CORE celebrates Black energy pioneers

An inclusive and diverse energy workforce is essential to tackling today’s energy needs and challenges. Let’s celebrate Black History Month by highlighting some Black energy pioneers who helped develop our energy landscape.

Lewis H. Latimer

Lewis Latimer, born in 1848, was an inventor and engineer that worked closely with Thomas Edison and Alexander Graham Bell, in addition to designing his own inventions. Latimer, a colleague of Thomas Edison, made significant improvements on the modern incandescent light bulb by inventing the carbon filament. Not only did he play a critical role in commercializing the lightbulb, but he also played a monumental role in the development of the first telephone sets. In 1890, Latimer published a book entitled Incandescent Electric Lighting: A Practical Description of the Edison System.

Hazel O’Leary

In 1993, Hazel O’Leary became the first black woman to serve as U.S. Secretary of Energy. She was known for her commitment to linking energy policy decisions to the health and quality of the environment. O’Leary requested more DOE funding for renewable energy and energy-efficient technologies, established a quantifiable way to measure agency successes, and ensured DOE partnered with nonprofits and utilities to accelerate commercialization of advanced energy-efficient appliances.

Jessica O. Matthews

In 2010, Jessica O. Matthews invented an energy-generating soccer ball intended to provide power for off-grid African communities. She was 19 and a student at Harvard University at the time. At age 22 she became the founder and CEO of a technology company focused on bringing sustainable, innovative, and cost-effective energy infrastructure to cities.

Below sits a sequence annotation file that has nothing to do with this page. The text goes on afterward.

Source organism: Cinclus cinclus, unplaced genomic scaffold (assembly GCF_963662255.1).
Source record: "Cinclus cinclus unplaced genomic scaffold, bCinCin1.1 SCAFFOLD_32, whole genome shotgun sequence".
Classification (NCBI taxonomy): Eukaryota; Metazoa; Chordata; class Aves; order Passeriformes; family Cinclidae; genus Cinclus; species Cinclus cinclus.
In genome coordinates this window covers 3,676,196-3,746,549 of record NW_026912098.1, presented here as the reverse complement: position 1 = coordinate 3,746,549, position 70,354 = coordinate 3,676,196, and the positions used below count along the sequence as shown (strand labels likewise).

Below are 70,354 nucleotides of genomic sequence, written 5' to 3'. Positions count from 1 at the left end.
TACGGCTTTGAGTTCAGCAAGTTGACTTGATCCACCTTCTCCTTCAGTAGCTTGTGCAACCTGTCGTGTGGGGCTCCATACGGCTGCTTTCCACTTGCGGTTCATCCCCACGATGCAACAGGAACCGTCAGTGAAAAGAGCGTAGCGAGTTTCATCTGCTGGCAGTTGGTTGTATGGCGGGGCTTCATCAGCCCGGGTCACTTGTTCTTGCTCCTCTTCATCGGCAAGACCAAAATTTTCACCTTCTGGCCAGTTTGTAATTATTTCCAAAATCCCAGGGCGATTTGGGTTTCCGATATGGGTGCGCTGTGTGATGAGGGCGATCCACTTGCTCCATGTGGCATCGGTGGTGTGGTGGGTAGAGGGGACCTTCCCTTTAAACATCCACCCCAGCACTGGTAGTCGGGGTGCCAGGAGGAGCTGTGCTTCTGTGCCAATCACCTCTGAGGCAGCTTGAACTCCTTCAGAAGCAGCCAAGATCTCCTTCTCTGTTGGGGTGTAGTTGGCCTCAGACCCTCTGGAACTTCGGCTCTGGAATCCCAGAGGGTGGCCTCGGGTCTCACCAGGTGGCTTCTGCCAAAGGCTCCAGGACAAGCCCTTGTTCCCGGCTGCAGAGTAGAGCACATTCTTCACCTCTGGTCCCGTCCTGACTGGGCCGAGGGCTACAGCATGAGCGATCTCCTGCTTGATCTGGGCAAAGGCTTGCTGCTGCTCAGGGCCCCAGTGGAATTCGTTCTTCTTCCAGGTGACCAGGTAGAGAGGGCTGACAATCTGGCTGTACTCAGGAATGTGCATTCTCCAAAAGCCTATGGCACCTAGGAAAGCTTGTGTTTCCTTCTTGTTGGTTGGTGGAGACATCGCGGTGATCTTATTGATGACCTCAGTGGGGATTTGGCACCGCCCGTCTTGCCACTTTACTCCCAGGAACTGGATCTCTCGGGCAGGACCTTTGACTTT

Denise Gray

Denise Gray is the CEO/President of LG Chem Power, one of the world’s largest makers and suppliers of automotive batteries for electric vehicles. Gray’s efforts to develop new batteries for electric vehicles involved picking the right lithium-ion system, ensuring battery packs were tested, and navigating government safety-certification requirements in many countries around the world. Gray encourages young people interested in STEM to learn the skills needed to develop battery and control systems because the demand will continue to increase.

Peter F. Green

Peter F. Green is the Deputy Laboratory Director for Science and Technology at NREL. He is responsible for NREL’s science and research goals, strengthening the laboratory’s core capabilities, and enhancing NREL’s research portfolio.

Jason Carney

Jason Carney is the first African American in Tennessee to earn a North American Board of Certified Energy Practitioners (NABCEP) certification, which demonstrates advanced knowledge of solar technology. He aims to think of creative ways to educate more people about solar and works toward driving innovations in energy efficiency for homeowners in southeastern U.S.

Matthew Portis

Matthew Portis is an inventor and engineer who patented the first “solar charging table” or “off-grid outdoor workstation.” The solar-powered workstation provides adequate seating for crowded facilities and is built to withstand harsh outdoor environments. He has a vision to modernize and maintain sustainable infrastructure in cities, parks and outdoor public spaces.

These are just a few of the Black innovators who have made a significant impact on energy and sustainability. Let us recognize and celebrate the achievements of these leaders who have dedicated their lives to creating a brighter world.